The authoring process is also streamlined. A user is allowed access to all or selected groups of content depending on the user's access clearance. For example, a user working for one music label within a parent company will not be able to access content designated for another label within the same company.
A user starts an authoring session by specifying information related to the characteristics of the final intended product format, such as label, artist, and title, etc. The authoring system then accesses the content on the server, or in an alternate embodiment, the reference database, and returns to the user a list of all the content available that is related to the product format chosen. Additionally, the user can choose to filter out certain types of content, e.g., the authoring system will only list audio tracks. The user can then pick and choose among all the related content and select the content files to include in the collection. Once the collection is completed, it can be saved. At this point, the authoring system has not converted any of the content files from their original formats.
Upon completion of the user's input, the authoring system will verify the entire collection for correctness, and produce a final master copy in the chosen format for replication. The final master copy is suitable for manufacturing. The user can perform various tasks using the master copy. The master copy can be transmitted to another location for further editing or production, or it can be converted to physical form (e.g., a CD-Recordable disc) and tested by the user. The authoring system allows a user to produce multiple commercial and non-commercial formats from the same collection of content. Thus, audio files can be converted to, e.g., DTS, Dolby AC-3, AAC, QDX, MP3, WMA and Real Audio formats. Video files can be edited and effects added as well as converted into, e.g., MPEG1, MPEG2, WMV, Real Video, and QuickTime formats. Image files can also be edited and converted into TIFF, .GF, .BMP and .JPG. Additionally, the authoring system can watermark the individual content files. The watermark can be visible or invisible and is encoded into the content for screening and forensic detection purposes.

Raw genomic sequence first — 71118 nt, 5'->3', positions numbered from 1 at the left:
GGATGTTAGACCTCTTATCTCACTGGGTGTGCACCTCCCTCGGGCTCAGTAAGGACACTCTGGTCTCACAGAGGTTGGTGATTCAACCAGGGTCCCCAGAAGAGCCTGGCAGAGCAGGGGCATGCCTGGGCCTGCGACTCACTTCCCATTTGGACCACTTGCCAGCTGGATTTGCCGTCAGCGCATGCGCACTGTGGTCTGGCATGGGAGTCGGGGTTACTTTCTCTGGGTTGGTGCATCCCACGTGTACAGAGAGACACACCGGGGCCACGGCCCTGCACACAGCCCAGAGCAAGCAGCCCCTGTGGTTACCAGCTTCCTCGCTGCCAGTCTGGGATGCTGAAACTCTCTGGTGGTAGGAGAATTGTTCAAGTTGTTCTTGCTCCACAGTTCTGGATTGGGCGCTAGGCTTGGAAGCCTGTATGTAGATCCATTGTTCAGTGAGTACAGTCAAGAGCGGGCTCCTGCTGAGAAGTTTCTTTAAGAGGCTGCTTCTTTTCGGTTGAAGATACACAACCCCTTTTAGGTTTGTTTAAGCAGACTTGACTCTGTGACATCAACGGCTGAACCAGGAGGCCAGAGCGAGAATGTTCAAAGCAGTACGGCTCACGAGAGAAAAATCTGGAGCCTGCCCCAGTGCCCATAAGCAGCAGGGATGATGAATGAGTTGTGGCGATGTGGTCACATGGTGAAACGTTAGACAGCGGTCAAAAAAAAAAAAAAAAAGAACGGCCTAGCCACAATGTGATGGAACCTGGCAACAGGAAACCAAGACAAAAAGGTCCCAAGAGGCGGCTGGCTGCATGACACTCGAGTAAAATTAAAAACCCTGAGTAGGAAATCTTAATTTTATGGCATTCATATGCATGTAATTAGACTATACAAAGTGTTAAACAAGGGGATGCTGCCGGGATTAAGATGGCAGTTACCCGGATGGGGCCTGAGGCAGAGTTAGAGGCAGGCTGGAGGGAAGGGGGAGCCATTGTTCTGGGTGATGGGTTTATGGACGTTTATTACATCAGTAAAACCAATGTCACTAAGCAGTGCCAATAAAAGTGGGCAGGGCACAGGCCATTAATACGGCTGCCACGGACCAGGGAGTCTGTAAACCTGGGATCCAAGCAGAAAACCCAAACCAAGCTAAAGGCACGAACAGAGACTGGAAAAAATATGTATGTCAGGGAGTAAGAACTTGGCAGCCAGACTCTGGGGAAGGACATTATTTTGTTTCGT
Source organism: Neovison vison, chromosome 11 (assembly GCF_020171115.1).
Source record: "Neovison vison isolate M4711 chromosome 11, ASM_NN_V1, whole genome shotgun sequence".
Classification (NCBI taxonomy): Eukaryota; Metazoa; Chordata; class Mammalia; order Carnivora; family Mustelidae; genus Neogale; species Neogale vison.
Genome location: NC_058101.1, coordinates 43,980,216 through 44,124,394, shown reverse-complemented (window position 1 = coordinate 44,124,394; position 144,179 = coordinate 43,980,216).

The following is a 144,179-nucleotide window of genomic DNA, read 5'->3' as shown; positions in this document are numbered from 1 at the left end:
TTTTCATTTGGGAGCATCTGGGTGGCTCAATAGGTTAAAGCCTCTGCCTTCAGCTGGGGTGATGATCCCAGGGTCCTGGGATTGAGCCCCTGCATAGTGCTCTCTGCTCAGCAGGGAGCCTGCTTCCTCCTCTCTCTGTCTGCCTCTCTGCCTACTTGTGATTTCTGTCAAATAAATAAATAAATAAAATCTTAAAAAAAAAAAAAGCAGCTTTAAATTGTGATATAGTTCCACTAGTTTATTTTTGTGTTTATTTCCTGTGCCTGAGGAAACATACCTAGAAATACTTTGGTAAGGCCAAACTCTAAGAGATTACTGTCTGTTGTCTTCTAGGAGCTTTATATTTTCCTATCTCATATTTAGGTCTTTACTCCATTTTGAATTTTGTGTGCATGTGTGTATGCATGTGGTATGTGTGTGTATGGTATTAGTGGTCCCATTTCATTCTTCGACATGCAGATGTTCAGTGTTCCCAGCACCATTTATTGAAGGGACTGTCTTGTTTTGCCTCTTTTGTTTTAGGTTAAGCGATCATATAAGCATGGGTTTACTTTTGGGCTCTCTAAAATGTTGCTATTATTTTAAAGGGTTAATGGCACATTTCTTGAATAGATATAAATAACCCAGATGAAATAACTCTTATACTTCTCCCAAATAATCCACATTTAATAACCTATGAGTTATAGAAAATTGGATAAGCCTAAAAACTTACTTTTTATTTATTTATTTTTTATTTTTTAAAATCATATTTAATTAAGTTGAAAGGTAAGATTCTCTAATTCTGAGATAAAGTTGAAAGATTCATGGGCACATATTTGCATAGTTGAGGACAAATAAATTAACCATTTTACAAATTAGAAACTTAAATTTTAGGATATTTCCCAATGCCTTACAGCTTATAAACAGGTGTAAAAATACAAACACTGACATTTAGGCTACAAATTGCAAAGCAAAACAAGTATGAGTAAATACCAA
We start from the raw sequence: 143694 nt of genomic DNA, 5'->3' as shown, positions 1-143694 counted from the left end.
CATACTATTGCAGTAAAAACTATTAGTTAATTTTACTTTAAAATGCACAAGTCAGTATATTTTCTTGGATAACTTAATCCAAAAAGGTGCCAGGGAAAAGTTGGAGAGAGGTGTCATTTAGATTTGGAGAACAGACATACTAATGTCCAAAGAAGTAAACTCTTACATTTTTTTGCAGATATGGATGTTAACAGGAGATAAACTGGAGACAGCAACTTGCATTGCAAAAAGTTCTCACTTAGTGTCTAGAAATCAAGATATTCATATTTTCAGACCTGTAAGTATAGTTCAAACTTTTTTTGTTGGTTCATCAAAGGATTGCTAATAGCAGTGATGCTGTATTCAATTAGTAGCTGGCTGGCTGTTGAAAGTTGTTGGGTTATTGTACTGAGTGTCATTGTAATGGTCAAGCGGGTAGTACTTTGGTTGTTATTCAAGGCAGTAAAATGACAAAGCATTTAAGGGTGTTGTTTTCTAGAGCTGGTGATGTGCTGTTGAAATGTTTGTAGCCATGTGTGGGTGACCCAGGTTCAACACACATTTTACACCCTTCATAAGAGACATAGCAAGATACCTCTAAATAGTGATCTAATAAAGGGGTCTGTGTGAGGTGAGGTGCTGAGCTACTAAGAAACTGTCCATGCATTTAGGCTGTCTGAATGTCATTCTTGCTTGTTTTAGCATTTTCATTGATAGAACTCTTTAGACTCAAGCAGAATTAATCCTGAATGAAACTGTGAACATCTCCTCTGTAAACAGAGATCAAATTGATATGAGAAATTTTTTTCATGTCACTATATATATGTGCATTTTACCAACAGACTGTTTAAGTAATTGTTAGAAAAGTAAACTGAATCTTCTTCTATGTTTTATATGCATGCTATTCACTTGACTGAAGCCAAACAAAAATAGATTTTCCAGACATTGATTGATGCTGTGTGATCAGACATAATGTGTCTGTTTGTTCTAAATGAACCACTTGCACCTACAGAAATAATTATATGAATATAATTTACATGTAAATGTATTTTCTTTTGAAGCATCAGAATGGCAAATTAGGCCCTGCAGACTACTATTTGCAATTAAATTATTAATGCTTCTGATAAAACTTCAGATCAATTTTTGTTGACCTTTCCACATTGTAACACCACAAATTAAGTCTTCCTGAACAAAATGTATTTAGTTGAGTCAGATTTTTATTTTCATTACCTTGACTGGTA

The authoring system produces the collection on the server, thus the user's terminal is not burdened with producing the collection, and the user can begin another authoring session or perform other tasks. Additionally, once the initial collection is produced, the user can then return to the authoring system, access the collection file and produce the same collection again in another format without changing terminals or starting a new session. The system allows multiple authors to work on the same content collection and/or final product as long as all such users have security and access permissions for the same content. Multiple users can work simultaneously or at different times on the same or different collections, and because the system maintains a permanent database of all content and product-related information, a single product need not be authored in a single user session. Another embodiment of the present invention increases security by dividing the authoring and the production tasks, such that users need one type of clearance to author a new collection and a separate clearance to produce the formatted collection. Further, since the authoring system is server based and modular, it can be easily updated to produce new common formats as they are introduced. Thus, a user can create a collection in every available format in one session. New workstations do not have to be purchased with the introduction of each new common format. Also, licenses can be negotiated for any proprietary formats so the music company can produce in the proprietary format using the authoring system instead of transmitting the collection to the owner of the proprietary format and awaiting the owner to produce the collection and transmit it back. Thus, the music company can remove the additional delays caused by having to use an outside party to produce the collection.